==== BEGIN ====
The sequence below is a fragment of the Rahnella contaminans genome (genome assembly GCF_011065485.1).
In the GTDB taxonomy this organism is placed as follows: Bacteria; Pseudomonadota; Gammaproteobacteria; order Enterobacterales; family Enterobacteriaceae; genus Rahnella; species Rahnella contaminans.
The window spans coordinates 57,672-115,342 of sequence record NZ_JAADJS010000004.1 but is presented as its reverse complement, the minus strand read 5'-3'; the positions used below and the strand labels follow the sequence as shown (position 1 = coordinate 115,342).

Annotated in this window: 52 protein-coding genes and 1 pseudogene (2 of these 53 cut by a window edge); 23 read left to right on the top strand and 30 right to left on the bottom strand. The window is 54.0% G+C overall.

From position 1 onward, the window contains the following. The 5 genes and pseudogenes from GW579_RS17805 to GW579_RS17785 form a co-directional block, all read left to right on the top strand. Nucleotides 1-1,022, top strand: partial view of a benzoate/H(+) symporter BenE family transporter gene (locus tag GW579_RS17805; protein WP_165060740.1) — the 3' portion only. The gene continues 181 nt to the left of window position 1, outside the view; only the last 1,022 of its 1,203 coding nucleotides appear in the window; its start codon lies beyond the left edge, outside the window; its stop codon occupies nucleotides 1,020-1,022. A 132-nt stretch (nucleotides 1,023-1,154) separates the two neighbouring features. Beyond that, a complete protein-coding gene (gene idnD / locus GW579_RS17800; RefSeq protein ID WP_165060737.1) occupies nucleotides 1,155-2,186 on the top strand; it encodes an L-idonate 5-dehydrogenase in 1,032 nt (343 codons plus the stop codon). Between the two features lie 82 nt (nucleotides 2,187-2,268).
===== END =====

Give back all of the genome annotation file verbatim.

The sequence below is a fragment of the Rahnella contaminans genome (genome assembly GCF_011065485.1).
In the GTDB taxonomy this organism is placed as follows: Bacteria; Pseudomonadota; Gammaproteobacteria; order Enterobacterales; family Enterobacteriaceae; genus Rahnella; species Rahnella contaminans.
The window spans coordinates 57,672-115,342 of sequence record NZ_JAADJS010000004.1 but is presented as its reverse complement, the minus strand read 5'-3'; the positions used below and the strand labels follow the sequence as shown (position 1 = coordinate 115,342).

Annotated in this window: 52 protein-coding genes and 1 pseudogene (2 of these 53 cut by a window edge); 23 read left to right on the top strand and 30 right to left on the bottom strand. The window is 54.0% G+C overall.

From position 1 onward, the window contains the following. The 5 genes and pseudogenes from GW579_RS17805 to GW579_RS17785 form a co-directional block, all read left to right on the top strand. Nucleotides 1-1,022, top strand: partial view of a benzoate/H(+) symporter BenE family transporter gene (locus tag GW579_RS17805; protein WP_165060740.1) — the 3' portion only. The gene continues 181 nt to the left of window position 1, outside the view; only the last 1,022 of its 1,203 coding nucleotides appear in the window; its start codon lies beyond the left edge, outside the window; its stop codon occupies nucleotides 1,020-1,022. A 132-nt stretch (nucleotides 1,023-1,154) separates the two neighbouring features. Beyond that, a complete protein-coding gene (gene idnD / locus GW579_RS17800; RefSeq protein ID WP_165060737.1) occupies nucleotides 1,155-2,186 on the top strand; it encodes an L-idonate 5-dehydrogenase in 1,032 nt (343 codons plus the stop codon). Between the two features lie 82 nt (nucleotides 2,187-2,268).